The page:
French and Board President Charles L. Hutchinson are credit with construction of two of the Art institute of Chicago buildings after the move from Pikes Building on state street in 1882. The organization purchased a lot on the southwest corner of Michigan Avenue and Van Buren Street for $45,000. The existing commercial building on that property was used for the organization's headquarters, and a new addition was constructed behind it to provide gallery space and to house the school's facilities By January 1885 the trustees recognized the need to provide additional space for the organization's growing collection, and to this end purchased the vacant lot directly south on Michigan Avenue. The commercial building was demolished, and these facilities opened to great fanfare in 1887.

With the announcement of the World's Columbian Exposition to be held in 1892–93, the Art Institute pressed for a building on the lakefront to be constructed for the fair, but to be used by the Institute afterwards. The city agreed, and the building was completed in time for the second year of the fair. In preparation for this new building French and Hutchinson traveled extensively. The pages of French's travel log are filled with drawings and notes including some potential Lions for the front of the building, notes on meetings with students in Pairs, as well as examination ideas.[9]

French’s death was sudden and shocked many. He was such a beloved figure in Chicago that so many people wished to attend his funeral service that a second service had to be added.[10] Lorado Taff's tribute states " To know Mr. French well was a liberal Education; to have been counted among his friends will be esteemed by some of us one of the most precious of life’s privileges.”[11]

Timeline[edit]

  • 1843 Born : Exeter New Hampshire
  • 1856 Mother Dies French is only 13
  • 1859 Father marries Pamela Mellen Prentice
  • 1860 Moves to Cambridge MA, lives in rented house in the back of the Home of Longfellow
  • 1860 Attendants Harvard University
  • 1864 Graduates from Harvard
  • 1864 May to August Corporal in 12th Mass unattached
  • 1865 Cambridge,MA engineering office of J. Herbert She'd of Boston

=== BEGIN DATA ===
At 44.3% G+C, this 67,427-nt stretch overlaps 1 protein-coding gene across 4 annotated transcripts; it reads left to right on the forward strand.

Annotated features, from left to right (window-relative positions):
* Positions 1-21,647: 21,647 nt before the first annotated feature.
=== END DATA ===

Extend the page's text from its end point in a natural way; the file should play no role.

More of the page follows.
• 1867 Chicago,Illinois office of S.S. Greeley City Surveyor
  • 1868 Albany, Indiana Asst. Engineer for Ship Canal
  • 1869 Chicago,Illinois Asst. Engineer board of Public works
  • 1870 Chicago,Illinois independent office
  • 1871 Chicago,Illinois landscaping and engineering practice with H. W. S. Cleveland
  • 1874 Chicago,Illinois begins to lecture and write about Art
  • 1878 Chicago,Illinois Secretary Chicago Academy of Design
  • 1879 Marries Sarah Moody Lovejoy of Princeton, IL
  • 1881 Wife Sarah Moody Lovejoy dies
  • 1881 Moves to Minnesota in October
  • 1882 Moves to Massachusetts in summer of 1862
  • 1883 Supervising Architect of the Treasury until fall 1884
  • 1884 Returns to Chicago in October and becomes the first Director of The Art Institute of Chicago.
  • 1889 Visits Europe
  • 1890 Marries Alice Helm of Chicago
  • 1891 Son Henry Helm French was born
  • 1894 Son Prentiss French was born
  • 1914 French Dies in Chicago

References[edit]

  1. ^ "In Memoriam – William M.R. French (1843–1914)". The Bulletin of the Metropolitan Museum of Art. IX (7): 158. June 1914.
  2. ^ Cresson, Margaret French. The Life of Daniel Chester French Journey into Fame. Cambridge Massachusetts: Harvard UP, 1947.7–11. Print.
  3. ^ Cresson, Margaret French. The Life of Daniel Chester French Journey into Fame. Cambridge Massachusetts: Harvard UP, 1947.14. Print.
  4. ^ Cresson, Margaret French. The Life of Daniel Chester French Journey into Fame. Cambridge Massachusetts: Harvard UP, 1947.1. Print.
  5. ^ http://aic.onlineculture.co.uk/accessible/SpreadDetails.aspx?OrgID=24&LangID=1&o=1&BookID=8dec950a-8936-4a80-ac88-e15ddd334ec2&params=0
  6. ^ , L.M (1914). "William M. R. French". Art and Progress. 5 (9): 327–328. JSTOR 20561199.
  7. ^ http://www.artic.edu/research/art-institute-records/museum-records/office-director/william-mr-french-papers
  8. ^ The Chicago Tribune Sunday June 29, 1879
  9. ^ http://aic.onlineculture.co.uk/ttp/ttp.html?id=8dec950a-8936-4a80-ac88-e15ddd334ec2&type=book
  10. ^ https://archive.org/stream/jstor-4116333/4116333#page/n1/mode/2up
  11. ^ https://archive.org/stream/jstor-4116333/4116333#page/n3/mode/2up